Neuroscientist recommends 63p a day supplement with anti-ageing benefits


Ageing is a natural process that comes with getting older. While many people try to slow it down or even reverse it for aesthetic reasons, there are also some health benefits to staving off old age.

There is evidence, for example, that older, damaged cells are more likely to become cancerous. And ageing cells in the brain can lead to cognitive decline.

As a result, there is ongoing research into ways to help keep the body, and your cells, younger.

One expert took to social media platform TikTok to share one way to do so. Speaking to his two million followers, neuroscientist Robert Love recommended taking a supplement called curcumin.

Curcumin is a compound naturally found in the spice turmeric. However, it can also be taken in supplement form.

Robert said: “I’m here with Dr Shivani Gupta, who’s an expert in the benefits of curcumin for the brain and for the body.

“Dr Shivani, how does curcumin help slow down the ageing process?”

She explained: “So one big way is cellular senescence.

“That just means that our cells are ageing and creating these zombie cells.

“And those zombie cells infect our other cells and cause them to age.

“So curcumin goes in there and kills off those slower cells so we don’t have that infection, basically, of zombie cells ageing us, slowing us down, slowing down our brain, our body, our joints, and everything that we need to stay healthy and vibrant over the long haul.”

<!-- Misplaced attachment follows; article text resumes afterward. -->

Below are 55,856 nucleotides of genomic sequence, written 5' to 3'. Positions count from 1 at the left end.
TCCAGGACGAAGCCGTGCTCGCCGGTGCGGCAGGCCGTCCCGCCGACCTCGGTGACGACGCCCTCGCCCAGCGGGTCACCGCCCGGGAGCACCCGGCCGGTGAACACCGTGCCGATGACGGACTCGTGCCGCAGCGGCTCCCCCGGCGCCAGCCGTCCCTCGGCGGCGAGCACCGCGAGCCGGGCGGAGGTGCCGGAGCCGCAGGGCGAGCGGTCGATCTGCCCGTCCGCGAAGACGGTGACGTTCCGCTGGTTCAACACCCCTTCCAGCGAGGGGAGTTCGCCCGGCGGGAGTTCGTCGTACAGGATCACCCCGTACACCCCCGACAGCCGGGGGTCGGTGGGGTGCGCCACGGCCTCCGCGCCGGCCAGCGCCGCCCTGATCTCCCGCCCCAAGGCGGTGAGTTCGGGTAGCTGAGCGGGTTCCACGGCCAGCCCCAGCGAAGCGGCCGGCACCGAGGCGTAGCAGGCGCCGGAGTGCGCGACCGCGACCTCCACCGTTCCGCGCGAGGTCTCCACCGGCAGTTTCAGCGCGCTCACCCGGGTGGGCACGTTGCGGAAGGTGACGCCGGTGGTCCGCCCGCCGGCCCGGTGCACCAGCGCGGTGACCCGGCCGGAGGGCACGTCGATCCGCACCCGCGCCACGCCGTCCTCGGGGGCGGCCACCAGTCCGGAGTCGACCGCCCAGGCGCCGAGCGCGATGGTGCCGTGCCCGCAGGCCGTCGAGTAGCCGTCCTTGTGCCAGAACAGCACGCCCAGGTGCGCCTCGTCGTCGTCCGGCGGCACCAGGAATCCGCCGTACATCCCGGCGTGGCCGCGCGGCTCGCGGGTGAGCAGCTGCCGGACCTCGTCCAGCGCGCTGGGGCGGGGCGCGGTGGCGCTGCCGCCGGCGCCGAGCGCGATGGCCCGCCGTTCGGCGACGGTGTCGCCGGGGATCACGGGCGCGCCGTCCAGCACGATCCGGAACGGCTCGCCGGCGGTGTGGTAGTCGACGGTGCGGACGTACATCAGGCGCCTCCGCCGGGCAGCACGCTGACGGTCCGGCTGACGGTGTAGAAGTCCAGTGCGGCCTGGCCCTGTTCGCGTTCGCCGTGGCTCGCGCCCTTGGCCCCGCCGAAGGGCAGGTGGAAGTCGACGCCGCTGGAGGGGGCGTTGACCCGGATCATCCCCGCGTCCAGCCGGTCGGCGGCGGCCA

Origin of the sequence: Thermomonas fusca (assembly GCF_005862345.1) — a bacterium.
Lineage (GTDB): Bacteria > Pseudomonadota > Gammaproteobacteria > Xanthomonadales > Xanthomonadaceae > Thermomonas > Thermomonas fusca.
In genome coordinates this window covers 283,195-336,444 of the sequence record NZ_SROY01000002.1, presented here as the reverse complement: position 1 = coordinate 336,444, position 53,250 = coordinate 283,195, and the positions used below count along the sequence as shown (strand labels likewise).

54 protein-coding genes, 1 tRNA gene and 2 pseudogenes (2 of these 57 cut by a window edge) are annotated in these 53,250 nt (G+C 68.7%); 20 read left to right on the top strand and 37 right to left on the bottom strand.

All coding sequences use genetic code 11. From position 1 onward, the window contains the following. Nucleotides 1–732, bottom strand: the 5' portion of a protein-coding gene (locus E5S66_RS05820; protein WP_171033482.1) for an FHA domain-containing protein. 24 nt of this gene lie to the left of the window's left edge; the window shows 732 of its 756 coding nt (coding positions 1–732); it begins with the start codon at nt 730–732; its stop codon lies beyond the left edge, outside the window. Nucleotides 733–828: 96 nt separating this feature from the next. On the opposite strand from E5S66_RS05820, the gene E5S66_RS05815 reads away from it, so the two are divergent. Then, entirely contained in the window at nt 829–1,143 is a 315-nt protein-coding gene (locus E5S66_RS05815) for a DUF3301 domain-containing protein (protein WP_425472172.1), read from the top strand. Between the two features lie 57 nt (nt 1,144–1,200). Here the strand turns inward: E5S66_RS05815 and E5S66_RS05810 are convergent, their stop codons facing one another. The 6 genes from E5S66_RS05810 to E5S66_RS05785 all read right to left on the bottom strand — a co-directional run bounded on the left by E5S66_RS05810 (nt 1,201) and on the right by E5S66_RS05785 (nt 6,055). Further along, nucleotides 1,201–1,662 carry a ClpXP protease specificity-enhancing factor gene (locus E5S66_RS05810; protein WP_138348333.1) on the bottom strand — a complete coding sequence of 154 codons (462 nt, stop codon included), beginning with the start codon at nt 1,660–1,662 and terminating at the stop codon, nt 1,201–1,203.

If you are interested in trying curcumin it can be bought in supplement form from Holland and Barrett for £18.99 a bottle, which works out as 63p a tablet.

Dr Shivani’s recommendation is backed by a study, published in Molecules journal in 2021.

It found that curcumin “is one of the best candidates” to slow the ageing process.

“The discovery of new strategies to contrast ageing and ageing-related diseases is an important goal of modern research,” the study said.

“In our view, curcumin is one of the best candidates to achieve this goal with its antiviral, antinociceptive, anti-inflammatory, antipyretic, and anti-fatigue properties.”

The team added that curcumin is devoid of “any significant toxicity” meaning it is safe to consume.

“Few investigations have reported negative effects of curcumin,” the study said.

It also theorised the benefits of curcumin help manage the symptoms of Covid.

The study concluded: “Due to its important and healthy properties, we think that dietary supplementation with curcumin could be a suitable approach to prevent a large panel of diseases and improve the quality of life.”

If you currently take any medications you should speak to a healthcare professional before trying any new supplements.



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